Up and down the California coast, purple sea urchins have devastated kelp forests. In Southern California, hundreds of acres of the underwater giant kelp forests, Macrocystis pyrifera, have been devoured, leaving bare rock coastal terrain devoid of habitat for lobsters and high-value fish species, such as bass and sheepshead.
Jeremy Claisse, associate professor of biological sciences, and Chelsea Muñoz Williams (’21, master’s in biology) are coauthors on a new study, published in the April 15 issue of the Marine Ecology Progress Series, that provides strong evidence that deliberate efforts to remove urchins can be a key strategy in bringing back giant kelp forests and the high-value commercial marine species they support.
The research included a decade of annual surveys off the Palos Verdes Peninsula starting in 2011, led by the Vantuna Research Group based at Occidental College. Claisse helped develop the project while he was a postdoctoral researcher and adjunct faculty at Occidental. Muñoz Williams joined the team as an undergraduate.
After the initial surveys, purple urchin culling on test sites began in 2013. Halfway through the study, in 2015, a local outbreak of a bacterial infection known as “black-ring disease” nearly wiped out the purple urchin in both the test and control plots, making it possible to study what would happen if human efforts to reduce urchin populations were equally successful. In just six months after the first signs of urchin die-off, rocky reefs returned to a kelp-dominated condition and stayed vigorous until the end of the study.
The positive result demonstrates that human culling efforts of purple urchin can be successful in pushing urchin-devastated rocky reef ecosystems back over their ecological tipping point and allow giant kelp forests to flourish.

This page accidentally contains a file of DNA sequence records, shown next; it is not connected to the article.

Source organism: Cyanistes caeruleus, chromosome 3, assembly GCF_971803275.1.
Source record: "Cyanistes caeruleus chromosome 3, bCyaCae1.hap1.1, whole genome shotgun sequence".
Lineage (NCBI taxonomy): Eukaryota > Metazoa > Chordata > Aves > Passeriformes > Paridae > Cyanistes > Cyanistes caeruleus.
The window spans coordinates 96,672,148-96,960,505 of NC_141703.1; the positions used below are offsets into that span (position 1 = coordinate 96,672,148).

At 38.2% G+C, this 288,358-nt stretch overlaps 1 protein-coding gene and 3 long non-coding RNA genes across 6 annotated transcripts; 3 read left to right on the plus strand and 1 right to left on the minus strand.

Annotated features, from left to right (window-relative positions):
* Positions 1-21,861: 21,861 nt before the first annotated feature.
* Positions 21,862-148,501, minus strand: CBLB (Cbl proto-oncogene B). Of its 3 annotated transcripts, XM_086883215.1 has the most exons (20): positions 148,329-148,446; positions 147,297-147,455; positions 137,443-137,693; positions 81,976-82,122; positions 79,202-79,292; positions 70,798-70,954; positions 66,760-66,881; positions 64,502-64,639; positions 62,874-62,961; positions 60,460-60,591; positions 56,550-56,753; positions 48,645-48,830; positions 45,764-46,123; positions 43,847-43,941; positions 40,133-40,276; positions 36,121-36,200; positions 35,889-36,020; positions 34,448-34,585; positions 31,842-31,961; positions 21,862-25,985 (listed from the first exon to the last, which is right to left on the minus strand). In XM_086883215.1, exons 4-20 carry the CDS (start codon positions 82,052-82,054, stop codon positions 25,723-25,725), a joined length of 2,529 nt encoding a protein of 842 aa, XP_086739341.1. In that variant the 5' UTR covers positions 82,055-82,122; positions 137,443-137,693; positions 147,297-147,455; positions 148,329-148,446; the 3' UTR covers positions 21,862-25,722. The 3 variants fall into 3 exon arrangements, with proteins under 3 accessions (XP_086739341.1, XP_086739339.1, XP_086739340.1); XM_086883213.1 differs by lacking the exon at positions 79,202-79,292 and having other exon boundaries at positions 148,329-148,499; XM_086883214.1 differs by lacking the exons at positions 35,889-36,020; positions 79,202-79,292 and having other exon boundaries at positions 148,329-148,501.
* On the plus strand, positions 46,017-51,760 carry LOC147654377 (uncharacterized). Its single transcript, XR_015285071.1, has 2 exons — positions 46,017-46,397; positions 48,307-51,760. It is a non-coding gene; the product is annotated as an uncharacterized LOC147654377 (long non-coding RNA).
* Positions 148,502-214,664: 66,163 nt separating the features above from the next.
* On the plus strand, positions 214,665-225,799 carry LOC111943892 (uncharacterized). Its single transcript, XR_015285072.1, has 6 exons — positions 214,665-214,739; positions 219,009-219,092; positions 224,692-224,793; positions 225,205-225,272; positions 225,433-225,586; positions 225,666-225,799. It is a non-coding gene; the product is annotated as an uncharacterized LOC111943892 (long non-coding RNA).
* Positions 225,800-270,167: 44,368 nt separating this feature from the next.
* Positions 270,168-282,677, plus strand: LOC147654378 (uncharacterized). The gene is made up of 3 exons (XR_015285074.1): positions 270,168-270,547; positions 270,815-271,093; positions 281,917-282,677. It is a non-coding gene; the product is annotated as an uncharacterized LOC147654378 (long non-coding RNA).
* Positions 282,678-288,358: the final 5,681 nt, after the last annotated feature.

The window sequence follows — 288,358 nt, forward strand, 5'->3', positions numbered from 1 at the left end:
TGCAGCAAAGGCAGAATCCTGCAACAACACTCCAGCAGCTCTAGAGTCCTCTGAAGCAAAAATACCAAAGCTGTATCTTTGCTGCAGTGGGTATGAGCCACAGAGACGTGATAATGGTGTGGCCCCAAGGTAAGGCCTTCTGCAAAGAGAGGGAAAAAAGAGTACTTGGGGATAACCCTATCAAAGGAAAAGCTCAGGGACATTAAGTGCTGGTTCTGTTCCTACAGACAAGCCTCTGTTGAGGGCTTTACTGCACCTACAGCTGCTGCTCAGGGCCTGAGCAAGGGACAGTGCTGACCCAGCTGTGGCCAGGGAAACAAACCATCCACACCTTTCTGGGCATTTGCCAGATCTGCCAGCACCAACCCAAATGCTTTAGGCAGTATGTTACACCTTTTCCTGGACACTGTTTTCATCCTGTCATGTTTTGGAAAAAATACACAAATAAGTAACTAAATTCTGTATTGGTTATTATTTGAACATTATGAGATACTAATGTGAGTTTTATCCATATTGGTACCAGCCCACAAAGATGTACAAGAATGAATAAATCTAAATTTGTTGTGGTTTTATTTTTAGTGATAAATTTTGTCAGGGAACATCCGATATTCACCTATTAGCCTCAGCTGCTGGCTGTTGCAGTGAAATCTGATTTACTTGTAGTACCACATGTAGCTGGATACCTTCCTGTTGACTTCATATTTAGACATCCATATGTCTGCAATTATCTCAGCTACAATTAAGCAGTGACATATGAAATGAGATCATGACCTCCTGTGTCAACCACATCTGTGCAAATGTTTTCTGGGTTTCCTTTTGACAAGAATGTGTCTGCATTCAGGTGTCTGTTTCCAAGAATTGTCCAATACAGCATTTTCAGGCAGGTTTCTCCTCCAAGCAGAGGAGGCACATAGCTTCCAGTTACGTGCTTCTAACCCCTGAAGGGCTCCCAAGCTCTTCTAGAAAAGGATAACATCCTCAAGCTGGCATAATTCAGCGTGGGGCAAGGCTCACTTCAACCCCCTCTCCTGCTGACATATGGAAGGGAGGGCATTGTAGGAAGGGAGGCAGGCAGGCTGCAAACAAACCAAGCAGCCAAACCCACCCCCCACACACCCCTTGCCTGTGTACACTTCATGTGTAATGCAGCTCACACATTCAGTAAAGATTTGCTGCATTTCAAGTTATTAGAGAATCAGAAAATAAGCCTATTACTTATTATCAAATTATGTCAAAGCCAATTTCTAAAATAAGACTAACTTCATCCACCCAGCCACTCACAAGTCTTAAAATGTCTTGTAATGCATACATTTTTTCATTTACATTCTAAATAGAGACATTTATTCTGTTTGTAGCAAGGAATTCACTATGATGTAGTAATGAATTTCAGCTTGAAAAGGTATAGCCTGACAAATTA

Nearly one-quarter of all California marine organisms depend on giant kelp forests for some portion of their life history. Among the fish whose populations have rebounded with kelp restoration is the bright orange Garibaldi, the official state marine fish of California. Other species include kelp bass, sheephead, lobsters, abalone and red sea urchins, which produce roe (known as uni) that is often used in sushi.
The increased red urchin population has greater roe production and returns to being viable for the fishery. This provides motivation for commercial urchin fishermen to become involved in restoration efforts and actively contribute to ecosystem restoration, researchers noted in the study.
In addition to Muñoz Williams, Austin Pyles (’17, environmental biology; ’21, master’s in biology)) and Jacob Eagleton (’16, biology; ’21, master’s in biology) collected data for the study as scientific divers for the Vantuna Research Group’s kelp forest monitoring team for the last three years. Muñoz Williams estimates that she dives more than 200 times a year on ocean monitoring projects.
Cal Poly Pomona students interested in marine biology and scuba training have great opportunities on campus. In addition to marine biology and ecology classes, students earn their initial “Open Water” recreational diver certification at a discount through the BRIC, which also offers an Advanced Open Water course and, in normal years, scuba trips during spring break.
“Within the CSU, it’s really unusual to have a robust recreational scuba training program like we do at the BRIC,” said Claisse.
Both Pyles and Eagleton began their scuba certifications this way and then earned their American Academy of Underwater Sciences (AAUS) scientific diver certification through the CSU Ocean Studies Institute, which enabled them to participate on the kelp forest monitoring team.
“Our students have the opportunity to work as marine biologists while they are getting their degrees,” said Claisse. “We have partnerships with many nonprofit groups and state and federal agencies and work to create opportunities for our undergrad and graduate students to gain experience and then find employment as marine biologists in Southern California.”
Undergraduates can take a variety of field biology classes where they can go out on boats and collect data, learn about aquatic sampling or take a spring break trip to Hawaii or Panama.
Muñoz Williams is a research associate and grants manager with the Vantuna Research Group, and Eagleton was recently hired full-time as a research associate. Ben Grime (’21, master;s in biology), who worked in Claisse’s marine lab and wrote his thesis research focused on how sea urchins have fared in the restored kelp forest sites, is now a marine program manager for the Bay Foundation, a Los Angeles-based non-profit working to restore coastal marine environments.
Claisse is also associate director of the Vantuna Research Group which has conducted the longest continual time-series studies of rocky reefs in the world and the largest spatial-scale studies of reefs in the Southern California Bight. He joined the group in 2009 as a post-doctoral researcher.